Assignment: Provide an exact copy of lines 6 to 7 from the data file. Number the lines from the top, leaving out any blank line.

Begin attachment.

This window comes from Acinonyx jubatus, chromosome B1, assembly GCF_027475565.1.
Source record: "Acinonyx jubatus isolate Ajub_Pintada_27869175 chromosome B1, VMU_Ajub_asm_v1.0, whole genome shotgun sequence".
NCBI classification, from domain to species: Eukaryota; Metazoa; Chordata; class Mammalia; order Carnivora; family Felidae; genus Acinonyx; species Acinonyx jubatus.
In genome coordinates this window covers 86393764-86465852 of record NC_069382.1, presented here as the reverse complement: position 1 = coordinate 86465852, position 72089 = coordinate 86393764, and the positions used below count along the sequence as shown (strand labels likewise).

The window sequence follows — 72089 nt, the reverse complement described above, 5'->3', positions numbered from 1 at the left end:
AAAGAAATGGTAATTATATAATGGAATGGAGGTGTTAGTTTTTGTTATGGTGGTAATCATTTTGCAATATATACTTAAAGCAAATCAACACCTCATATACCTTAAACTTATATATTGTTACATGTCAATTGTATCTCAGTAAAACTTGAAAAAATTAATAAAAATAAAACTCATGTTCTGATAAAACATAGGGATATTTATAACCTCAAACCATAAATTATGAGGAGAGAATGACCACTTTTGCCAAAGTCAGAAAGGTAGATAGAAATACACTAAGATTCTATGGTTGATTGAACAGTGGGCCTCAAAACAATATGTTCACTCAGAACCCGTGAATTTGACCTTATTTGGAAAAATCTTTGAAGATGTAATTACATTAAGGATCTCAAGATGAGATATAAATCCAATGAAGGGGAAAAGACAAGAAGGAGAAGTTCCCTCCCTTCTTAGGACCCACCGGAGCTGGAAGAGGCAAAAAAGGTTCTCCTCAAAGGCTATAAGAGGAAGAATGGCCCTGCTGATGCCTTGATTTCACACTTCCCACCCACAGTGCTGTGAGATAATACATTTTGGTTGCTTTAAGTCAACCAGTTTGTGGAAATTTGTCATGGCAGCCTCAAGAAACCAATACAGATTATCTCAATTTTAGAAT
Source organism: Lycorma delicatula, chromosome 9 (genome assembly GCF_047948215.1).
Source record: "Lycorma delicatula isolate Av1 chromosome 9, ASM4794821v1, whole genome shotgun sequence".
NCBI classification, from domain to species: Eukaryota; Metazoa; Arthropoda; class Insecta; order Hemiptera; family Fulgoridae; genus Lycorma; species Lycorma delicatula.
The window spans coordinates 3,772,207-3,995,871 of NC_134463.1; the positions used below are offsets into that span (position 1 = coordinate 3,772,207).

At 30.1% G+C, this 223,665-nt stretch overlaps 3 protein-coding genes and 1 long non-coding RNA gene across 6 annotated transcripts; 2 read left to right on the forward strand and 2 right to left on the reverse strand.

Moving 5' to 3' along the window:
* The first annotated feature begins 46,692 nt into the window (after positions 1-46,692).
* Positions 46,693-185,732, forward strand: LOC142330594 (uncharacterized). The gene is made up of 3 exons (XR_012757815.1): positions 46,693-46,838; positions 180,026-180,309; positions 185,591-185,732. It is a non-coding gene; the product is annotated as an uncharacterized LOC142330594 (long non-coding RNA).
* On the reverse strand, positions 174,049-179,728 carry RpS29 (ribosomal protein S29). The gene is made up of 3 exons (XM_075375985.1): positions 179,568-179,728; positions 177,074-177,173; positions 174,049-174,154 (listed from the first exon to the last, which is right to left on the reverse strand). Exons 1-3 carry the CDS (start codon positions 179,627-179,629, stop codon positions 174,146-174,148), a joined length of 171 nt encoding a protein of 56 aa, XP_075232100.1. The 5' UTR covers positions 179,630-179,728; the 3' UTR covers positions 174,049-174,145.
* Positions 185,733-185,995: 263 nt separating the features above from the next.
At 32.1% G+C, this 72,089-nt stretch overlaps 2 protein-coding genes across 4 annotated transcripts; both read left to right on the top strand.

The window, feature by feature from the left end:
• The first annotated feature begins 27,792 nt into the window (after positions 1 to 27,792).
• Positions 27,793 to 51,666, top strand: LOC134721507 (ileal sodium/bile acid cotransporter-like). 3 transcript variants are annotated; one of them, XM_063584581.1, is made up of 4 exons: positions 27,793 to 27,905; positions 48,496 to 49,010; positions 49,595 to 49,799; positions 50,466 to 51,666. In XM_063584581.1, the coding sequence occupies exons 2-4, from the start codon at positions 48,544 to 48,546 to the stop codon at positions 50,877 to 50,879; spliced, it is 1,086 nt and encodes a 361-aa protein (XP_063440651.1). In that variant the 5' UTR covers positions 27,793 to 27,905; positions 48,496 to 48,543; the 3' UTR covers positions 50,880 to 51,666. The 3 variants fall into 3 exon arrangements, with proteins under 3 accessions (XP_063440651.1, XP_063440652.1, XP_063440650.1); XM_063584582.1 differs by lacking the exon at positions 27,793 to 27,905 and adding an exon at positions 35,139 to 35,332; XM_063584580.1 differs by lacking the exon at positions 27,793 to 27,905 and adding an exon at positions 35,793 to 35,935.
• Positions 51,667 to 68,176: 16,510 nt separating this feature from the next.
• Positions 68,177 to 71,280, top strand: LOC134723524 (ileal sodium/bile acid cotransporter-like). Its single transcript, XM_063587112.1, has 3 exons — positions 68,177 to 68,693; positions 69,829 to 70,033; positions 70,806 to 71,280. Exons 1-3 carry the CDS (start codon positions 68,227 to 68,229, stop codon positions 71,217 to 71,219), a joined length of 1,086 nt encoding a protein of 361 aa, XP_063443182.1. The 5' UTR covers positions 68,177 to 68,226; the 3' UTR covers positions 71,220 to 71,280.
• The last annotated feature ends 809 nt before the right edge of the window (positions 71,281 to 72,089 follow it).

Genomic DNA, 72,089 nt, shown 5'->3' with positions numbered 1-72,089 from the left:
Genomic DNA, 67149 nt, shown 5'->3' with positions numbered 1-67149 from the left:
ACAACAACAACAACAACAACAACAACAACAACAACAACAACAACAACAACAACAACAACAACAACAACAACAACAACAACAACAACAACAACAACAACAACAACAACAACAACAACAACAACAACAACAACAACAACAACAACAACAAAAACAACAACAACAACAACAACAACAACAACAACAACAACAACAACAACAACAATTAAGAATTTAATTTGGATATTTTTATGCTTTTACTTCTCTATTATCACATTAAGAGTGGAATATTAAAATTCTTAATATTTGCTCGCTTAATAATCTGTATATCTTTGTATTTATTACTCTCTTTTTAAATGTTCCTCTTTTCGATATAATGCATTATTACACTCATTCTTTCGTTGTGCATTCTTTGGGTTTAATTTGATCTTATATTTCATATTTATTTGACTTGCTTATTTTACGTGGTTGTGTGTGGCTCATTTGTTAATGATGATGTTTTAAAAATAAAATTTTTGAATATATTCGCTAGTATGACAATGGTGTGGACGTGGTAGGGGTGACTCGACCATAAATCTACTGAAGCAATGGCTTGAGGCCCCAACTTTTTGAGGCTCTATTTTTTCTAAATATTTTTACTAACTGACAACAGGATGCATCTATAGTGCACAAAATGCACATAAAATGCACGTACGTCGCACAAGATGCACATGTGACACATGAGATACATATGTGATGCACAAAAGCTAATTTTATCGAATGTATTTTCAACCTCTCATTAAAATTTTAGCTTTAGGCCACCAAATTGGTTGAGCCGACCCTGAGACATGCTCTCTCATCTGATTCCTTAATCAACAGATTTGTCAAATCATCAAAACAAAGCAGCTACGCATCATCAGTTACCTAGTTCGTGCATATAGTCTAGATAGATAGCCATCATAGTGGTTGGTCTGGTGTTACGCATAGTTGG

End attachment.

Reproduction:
AAAGAAATGGTAATTATATAATGGAATGGAGGTGTTAGTTTTTGTTATGGTGGTAATCATTTTGCAATATATACTTAAAGCAAATCAACACCTCATATACCTTAAACTTATATATTGTTACATGTCAATTGTATCTCAGTAAAACTTGAAAAAATTAATAAAAATAAAACTCATGTTCTGATAAAACATAGGGATATTTATAACCTCAAACCATAAATTATGAGGAGAGAATGACCACTTTTGCCAAAGTCAGAAAGGTAGATAGAAATACACTAAGATTCTATGGTTGATTGAACAGTGGGCCTCAAAACAATATGTTCACTCAGAACCCGTGAATTTGACCTTATTTGGAAAAATCTTTGAAGATGTAATTACATTAAGGATCTCAAGATGAGATATAAATCCAATGAAGGGGAAAAGACAAGAAGGAGAAGTTCCCTCCCTTCTTAGGACCCACCGGAGCTGGAAGAGGCAAAAAAGGTTCTCCTCAAAGGCTATAAGAGGAAGAATGGCCCTGCTGATGCCTTGATTTCACACTTCCCACCCACAGTGCTGTGAGATAATACATTTTGGTTGCTTTAAGTCAACCAGTTTGTGGAAATTTGTCATGGCAGCCTCAAGAAACCAATACAGATTATCTCAATTTTAGAAT
Source organism: Lycorma delicatula, chromosome 9 (genome assembly GCF_047948215.1).